My First Place works to help Hamilton youth beat the odds when they leave foster care

'We wrap them with a lot more supports'
Hannah Carrington poses outside her apartment. She has dark, wavy, chin-length hair and is smiling. She's wearing a tie-dye hooded sweatshirt.
Posted at 6:00 AM, Jan 07, 2022

NORWOOD, Ohio — When it was time for Hannah Carrington to tell her story to a news reporter, she began with a sad, straightforward statement.

“Well,” she said, “practically my entire childhood was filled with neglect and abuse from my parents.”

Still, Hannah considers herself fortunate.

She and her three siblings went to live with their grandma when Hamilton County Children’s Services removed the kids from their parents’ care, she said, so they didn’t have to live with strangers or bounce from place to place. That arrangement lasted for Hannah for several years until she went to live at the Lighthouse Mecum House because her grandma couldn’t care for her any longer.

Soon after Hannah turned 18, her circumstances got even better when she was invited to be part of a program called My First Place.

“I was like, ‘this is going to be a huge turning point in my life,’” Hannah recalled thinking. “And it has.”

The goal of My First Place is to teach young adults who are aging out of the foster care system how to become self-sufficient. GreenLight Fund Cincinnati and Hamilton County Job & Family Services brought the program to town in 2019. NewPath Child & Family Solutions, the nonprofit formerly known as St. Joseph Orphanage, operates the program in Hamilton County.

Esther Urick has long, wavy, brown hair. She is smiling and is wearing a periwinkle sweater with a striped blouse underneath.
Ester Urick

My First Place is different from traditional programs that are meant to give young adults their first chance to live on their own, said Esther Urick, NewPath’s director of foster care and independent living services.

“What My First Place brought to Hamilton County youth is a data-driven and promising practice modality to help young people be successful,” Urick said. “And when they age out, go to safe, stable and secure housing.”

The program does that, she said, by surrounding young people like Hannah with adults who can offer the support, guidance and instruction youths need to complete high school, further their education and get jobs that pay well enough to cover their expenses.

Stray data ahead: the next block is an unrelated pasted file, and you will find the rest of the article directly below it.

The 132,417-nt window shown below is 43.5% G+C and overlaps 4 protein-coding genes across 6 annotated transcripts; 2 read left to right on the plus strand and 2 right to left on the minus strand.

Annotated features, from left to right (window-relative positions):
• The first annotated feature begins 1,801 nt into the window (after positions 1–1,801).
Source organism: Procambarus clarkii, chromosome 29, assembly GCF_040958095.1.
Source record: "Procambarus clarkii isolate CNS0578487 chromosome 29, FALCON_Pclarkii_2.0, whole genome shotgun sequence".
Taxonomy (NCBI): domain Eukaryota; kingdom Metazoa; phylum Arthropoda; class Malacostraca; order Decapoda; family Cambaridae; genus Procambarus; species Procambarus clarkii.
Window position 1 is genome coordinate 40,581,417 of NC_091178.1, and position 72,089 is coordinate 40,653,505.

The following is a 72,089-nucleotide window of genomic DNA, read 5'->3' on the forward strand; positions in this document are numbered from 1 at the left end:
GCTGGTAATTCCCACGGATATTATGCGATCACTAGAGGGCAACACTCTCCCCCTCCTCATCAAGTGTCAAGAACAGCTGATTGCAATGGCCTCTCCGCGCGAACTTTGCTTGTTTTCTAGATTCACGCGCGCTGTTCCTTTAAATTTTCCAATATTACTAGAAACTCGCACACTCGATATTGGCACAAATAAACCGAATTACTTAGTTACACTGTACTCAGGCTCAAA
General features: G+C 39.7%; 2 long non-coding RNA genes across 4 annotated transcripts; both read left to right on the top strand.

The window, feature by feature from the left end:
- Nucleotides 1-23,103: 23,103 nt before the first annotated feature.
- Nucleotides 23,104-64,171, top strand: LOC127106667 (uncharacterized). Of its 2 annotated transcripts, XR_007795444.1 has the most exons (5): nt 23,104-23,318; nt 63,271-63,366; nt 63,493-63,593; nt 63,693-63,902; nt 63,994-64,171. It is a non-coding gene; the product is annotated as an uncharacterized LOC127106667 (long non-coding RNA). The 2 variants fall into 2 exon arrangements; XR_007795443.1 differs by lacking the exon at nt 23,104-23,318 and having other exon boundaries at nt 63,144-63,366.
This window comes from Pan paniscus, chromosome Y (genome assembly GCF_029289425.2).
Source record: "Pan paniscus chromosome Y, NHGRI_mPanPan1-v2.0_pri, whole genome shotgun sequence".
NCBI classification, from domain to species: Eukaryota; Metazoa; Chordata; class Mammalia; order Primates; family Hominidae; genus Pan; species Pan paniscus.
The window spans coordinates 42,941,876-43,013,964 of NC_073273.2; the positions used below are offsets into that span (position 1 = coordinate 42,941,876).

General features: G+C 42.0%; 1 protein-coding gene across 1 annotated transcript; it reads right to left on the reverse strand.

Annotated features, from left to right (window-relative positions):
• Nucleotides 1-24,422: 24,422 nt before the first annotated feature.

“We wrap them with a lot more supports than a traditional independent living program,” she said.

Improving the trajectory

That support is crucial because youth who exit foster care are more likely than their peers outside the child welfare system to experience homelessness, become the victims of crime, become parents at an early age or end up behind bars.

In fact, 40% of all foster youth nationwide become homeless by the time they’re 24, according to data from First Place for Youth, the California-based nonprofit that started the My First Place program. The My First Place program has reduced that result in other locations over the past 23 years, with more than 93% of program participants stably housed when they leave the program.

“Nobody likes to see kids exit and become homeless,” Urick said. “So we really wanted to change that statistic.”

Finding apartments for young people in the program has been one of NewPath’s biggest challenges, she said. That’s because the rental market has become so difficult since the start of the COVID-19 pandemic, Urick said, and because many landlords are wary to rent to young people who don’t have a track record as tenants.

NewPath has 15 young adults taking part in the program. So far, 67% of Hamilton County’s My First Place youth are stably housed, she said, and 56% are employed.

The goal is to double the number of Hamilton County youth in the program and to ensure that 90% of participants are stably housed. Urick said the pandemic has made it more difficult to increase the number of participants in the program, too.

Even so, the way My First Place is helping young people has been impressive, said Clare Zlatic Blankemeyer, executive director of GreenLight Fund Cincinnati.

“I don’t know about you, but when I was 18, I still had to raise my hand to go to the bathroom,” she said. “And here we are expecting young people at age 18 to leave the foster care system and figure out their lives.”